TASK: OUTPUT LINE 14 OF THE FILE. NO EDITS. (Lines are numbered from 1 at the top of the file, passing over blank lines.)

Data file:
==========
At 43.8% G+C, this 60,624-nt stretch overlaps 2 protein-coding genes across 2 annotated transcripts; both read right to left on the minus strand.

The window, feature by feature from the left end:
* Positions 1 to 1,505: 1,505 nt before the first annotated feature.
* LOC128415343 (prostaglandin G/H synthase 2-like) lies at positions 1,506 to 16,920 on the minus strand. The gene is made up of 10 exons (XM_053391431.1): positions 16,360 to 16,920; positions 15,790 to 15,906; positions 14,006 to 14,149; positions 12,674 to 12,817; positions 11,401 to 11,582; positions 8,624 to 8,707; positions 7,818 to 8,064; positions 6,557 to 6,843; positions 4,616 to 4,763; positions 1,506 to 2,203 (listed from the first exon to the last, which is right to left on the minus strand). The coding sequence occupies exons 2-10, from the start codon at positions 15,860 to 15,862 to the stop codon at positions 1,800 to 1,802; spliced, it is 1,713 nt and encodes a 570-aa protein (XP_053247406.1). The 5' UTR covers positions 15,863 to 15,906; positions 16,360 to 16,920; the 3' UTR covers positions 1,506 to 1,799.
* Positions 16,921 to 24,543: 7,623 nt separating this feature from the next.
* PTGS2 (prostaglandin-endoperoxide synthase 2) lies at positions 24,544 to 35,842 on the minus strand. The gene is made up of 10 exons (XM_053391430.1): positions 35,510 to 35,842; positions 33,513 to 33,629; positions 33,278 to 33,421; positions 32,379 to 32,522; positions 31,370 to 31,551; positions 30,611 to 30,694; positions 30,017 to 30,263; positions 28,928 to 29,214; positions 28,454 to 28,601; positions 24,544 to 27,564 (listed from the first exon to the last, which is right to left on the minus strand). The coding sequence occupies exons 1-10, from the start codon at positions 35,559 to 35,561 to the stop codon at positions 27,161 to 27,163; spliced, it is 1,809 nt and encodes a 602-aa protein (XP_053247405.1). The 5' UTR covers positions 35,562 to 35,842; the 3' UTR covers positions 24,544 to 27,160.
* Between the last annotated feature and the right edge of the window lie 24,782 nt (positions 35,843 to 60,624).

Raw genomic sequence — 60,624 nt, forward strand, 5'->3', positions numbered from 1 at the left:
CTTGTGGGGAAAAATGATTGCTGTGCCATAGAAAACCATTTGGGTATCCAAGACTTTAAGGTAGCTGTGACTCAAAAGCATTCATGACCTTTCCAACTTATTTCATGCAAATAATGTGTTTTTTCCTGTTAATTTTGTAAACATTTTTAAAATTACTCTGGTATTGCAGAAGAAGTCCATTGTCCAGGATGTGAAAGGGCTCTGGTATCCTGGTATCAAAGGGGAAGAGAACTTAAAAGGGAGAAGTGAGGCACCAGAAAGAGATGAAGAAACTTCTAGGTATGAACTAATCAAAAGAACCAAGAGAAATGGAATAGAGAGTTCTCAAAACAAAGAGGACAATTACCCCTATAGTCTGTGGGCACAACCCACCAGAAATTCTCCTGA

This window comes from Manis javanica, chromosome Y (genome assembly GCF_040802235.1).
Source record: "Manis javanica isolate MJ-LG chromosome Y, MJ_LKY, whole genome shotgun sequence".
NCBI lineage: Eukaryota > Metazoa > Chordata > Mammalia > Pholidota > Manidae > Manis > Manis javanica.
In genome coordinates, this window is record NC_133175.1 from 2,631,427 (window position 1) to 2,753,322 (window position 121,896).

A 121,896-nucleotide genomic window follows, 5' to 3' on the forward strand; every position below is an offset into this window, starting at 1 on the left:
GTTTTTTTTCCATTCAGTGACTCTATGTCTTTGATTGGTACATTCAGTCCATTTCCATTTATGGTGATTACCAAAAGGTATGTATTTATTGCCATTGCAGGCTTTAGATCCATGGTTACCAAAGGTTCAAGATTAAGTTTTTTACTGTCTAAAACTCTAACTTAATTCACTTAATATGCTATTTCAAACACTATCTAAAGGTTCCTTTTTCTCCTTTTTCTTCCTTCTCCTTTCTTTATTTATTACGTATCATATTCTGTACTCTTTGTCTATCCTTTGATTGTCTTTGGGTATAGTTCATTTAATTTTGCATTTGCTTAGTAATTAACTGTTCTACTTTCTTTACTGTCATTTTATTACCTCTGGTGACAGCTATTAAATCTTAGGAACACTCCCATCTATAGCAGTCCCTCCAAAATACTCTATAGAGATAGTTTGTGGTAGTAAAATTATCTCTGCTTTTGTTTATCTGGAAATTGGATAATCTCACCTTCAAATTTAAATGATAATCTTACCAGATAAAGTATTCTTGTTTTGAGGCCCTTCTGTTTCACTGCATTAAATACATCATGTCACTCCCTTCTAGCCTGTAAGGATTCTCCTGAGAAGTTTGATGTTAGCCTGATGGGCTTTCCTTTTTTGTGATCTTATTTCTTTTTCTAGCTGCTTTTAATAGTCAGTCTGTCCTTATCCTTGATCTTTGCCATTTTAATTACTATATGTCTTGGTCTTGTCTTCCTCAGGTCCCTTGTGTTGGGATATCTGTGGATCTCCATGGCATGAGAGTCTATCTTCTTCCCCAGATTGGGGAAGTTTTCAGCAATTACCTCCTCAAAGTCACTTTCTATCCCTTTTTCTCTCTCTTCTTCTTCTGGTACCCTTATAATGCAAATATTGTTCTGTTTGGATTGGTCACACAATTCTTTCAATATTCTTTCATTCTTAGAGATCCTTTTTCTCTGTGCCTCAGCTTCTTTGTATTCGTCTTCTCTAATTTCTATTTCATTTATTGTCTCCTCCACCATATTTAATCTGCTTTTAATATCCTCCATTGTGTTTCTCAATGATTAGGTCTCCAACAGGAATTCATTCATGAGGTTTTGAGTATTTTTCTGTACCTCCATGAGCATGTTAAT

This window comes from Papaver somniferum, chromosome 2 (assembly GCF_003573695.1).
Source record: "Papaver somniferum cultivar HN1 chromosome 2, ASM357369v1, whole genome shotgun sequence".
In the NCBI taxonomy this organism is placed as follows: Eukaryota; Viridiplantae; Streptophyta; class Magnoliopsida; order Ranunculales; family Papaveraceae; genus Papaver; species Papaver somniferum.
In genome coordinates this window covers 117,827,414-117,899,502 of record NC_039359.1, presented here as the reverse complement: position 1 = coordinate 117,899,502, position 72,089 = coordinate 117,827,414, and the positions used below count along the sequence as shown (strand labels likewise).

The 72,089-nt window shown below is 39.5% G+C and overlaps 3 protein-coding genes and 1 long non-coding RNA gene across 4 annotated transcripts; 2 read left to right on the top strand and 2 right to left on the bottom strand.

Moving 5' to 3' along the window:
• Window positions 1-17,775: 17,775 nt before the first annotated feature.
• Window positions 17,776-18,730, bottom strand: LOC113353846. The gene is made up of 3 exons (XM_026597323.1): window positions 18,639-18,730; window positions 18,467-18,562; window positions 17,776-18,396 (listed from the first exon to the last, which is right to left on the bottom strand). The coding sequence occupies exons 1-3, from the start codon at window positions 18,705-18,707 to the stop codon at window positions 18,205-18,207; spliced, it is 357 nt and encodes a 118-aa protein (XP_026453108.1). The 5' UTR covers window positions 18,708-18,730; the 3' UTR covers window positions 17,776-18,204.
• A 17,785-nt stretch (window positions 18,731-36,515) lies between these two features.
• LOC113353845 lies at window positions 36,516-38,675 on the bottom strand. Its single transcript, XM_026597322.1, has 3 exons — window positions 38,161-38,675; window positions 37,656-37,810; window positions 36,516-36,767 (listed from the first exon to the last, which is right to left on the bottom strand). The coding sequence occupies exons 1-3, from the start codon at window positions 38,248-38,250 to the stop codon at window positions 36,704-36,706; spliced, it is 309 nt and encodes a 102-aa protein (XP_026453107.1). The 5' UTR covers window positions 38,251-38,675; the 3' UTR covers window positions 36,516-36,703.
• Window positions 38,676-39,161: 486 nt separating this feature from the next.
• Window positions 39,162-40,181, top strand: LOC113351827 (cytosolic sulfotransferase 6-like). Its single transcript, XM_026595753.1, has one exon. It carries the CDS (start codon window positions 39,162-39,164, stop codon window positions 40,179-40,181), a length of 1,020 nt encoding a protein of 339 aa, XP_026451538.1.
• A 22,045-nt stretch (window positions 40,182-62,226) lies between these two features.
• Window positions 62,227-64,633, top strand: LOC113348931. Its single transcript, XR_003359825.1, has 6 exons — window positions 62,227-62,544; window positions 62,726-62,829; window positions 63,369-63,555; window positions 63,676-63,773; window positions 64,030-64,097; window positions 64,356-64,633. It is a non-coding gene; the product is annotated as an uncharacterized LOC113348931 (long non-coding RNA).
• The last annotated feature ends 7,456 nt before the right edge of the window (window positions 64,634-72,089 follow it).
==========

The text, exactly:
A 121,896-nucleotide genomic window follows, 5' to 3' on the forward strand; every position below is an offset into this window, starting at 1 on the left: